Through the Stars Through Knowledge: Robert Wollman Planetarium (Continued)

Q: What is a Planetarium and how does it work? (Hardware, Software, etc.)

A: “The Venus GOTO Planetarium Star projector displays tiny dots of light all over the dome ceiling, in the same pattern as the stars in the night sky. It can be set for any location on Earth, and any time of the year. There are metal plates inside the round openings of the projector that have tiny holes drilled on them to allow the light from inside the projector to pass through, creating the patterns of the stars. There are only about 4 total light bulbs that produce the thousands of stars it displays. This is the original projector that was installed in 1965.”

Venus GOTO Star Projector

“The dome video projector operates off of a MAC computer and Canon projector along with a software system called “Warped Media.” The videos are created by various production companies in a “fisheye” format. The warped media software on the MAC created a geometric file (a mesh-map) which originally mapped the entire dome ceiling of our Planetarium. The warped media player exports the fisheye video to the mesh-map in order to display the video on the entire dome ceiling of the Planetarium.”

Q: What inspired you to become the Planetarium Director?

A: “My first teaching assignment was 8th grade (Earth) science, and I believe that is when I originally became fascinated with outer space. A few years after moving over to King High School, I began working with a program through UT Austin called the TXESS Revolution, and I helped to develop teacher resources for the newly created high school course Earth and Space Science. It was through teaching this course at King High School that I got to know Mr. Robert Wollman. When my classes would visit the King Planetarium, I was able to learn about the history of the Planetarium and the wonderful learning opportunities the Planetarium has to offer both the students and general public of South Texas. I think my interest in outer space, along with getting to know Mr. Robert Wollman probably inspired me the most.”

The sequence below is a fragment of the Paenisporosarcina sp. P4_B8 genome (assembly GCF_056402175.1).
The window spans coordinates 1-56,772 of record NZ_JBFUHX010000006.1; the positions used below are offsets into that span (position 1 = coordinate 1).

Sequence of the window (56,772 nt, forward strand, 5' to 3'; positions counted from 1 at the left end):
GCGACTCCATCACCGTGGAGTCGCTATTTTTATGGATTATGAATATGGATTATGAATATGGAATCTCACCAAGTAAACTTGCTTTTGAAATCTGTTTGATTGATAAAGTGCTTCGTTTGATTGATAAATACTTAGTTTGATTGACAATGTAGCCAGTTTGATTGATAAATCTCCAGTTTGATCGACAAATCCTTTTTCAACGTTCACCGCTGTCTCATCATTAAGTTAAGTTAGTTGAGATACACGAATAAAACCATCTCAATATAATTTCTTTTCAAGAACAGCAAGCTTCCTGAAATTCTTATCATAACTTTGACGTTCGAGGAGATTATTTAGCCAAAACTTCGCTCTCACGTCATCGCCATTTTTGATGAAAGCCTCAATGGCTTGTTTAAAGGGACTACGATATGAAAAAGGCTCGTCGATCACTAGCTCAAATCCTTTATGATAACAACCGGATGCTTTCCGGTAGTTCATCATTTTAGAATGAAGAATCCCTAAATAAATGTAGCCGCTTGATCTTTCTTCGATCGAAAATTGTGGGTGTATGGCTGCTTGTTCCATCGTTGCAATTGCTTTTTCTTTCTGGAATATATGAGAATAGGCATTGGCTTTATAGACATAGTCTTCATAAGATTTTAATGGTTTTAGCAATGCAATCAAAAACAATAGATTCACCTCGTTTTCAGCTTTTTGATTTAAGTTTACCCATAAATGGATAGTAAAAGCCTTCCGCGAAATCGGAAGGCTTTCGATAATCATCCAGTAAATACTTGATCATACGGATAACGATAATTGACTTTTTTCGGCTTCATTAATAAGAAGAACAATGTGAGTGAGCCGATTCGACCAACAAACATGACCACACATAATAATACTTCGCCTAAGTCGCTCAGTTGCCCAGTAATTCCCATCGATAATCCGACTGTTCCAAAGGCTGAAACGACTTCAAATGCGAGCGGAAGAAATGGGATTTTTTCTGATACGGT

Q: What is the one thing you wish people knew about Planetarium?

A: “Probably that we do have this wonderful educational facility, which is a product of the Space Race, is the only one in this part of South Texas, and has been operating for over 50 years to inspire visitors about outer space.”

Q: How does the Planetarium connect to courses offered at King HS?

A: “The Planetarium offers a wide variety of programs that relate the study of astronomy to a wide range of courses at King HS.

Here are a few examples:

Spanish classes have viewed the program “Tales of the Maya Skies” when they were studying cultures.

Biology classes have previously come for their units on the environment and evolution and used the planetarium programs “Solar System Odyssey” which discusses natural resources and the environmental conditions on several planets, and “Origins of Life” which discusses cellular evolution and some of the mass extinctions in Earth’s history.

One of our English teachers also brings her classes to view “Origins of Life” when they are studying myths and legends on Origins. The classes also return later in the school year to view the night sky with the GOTO star projector when they are studying about transcendentalism.

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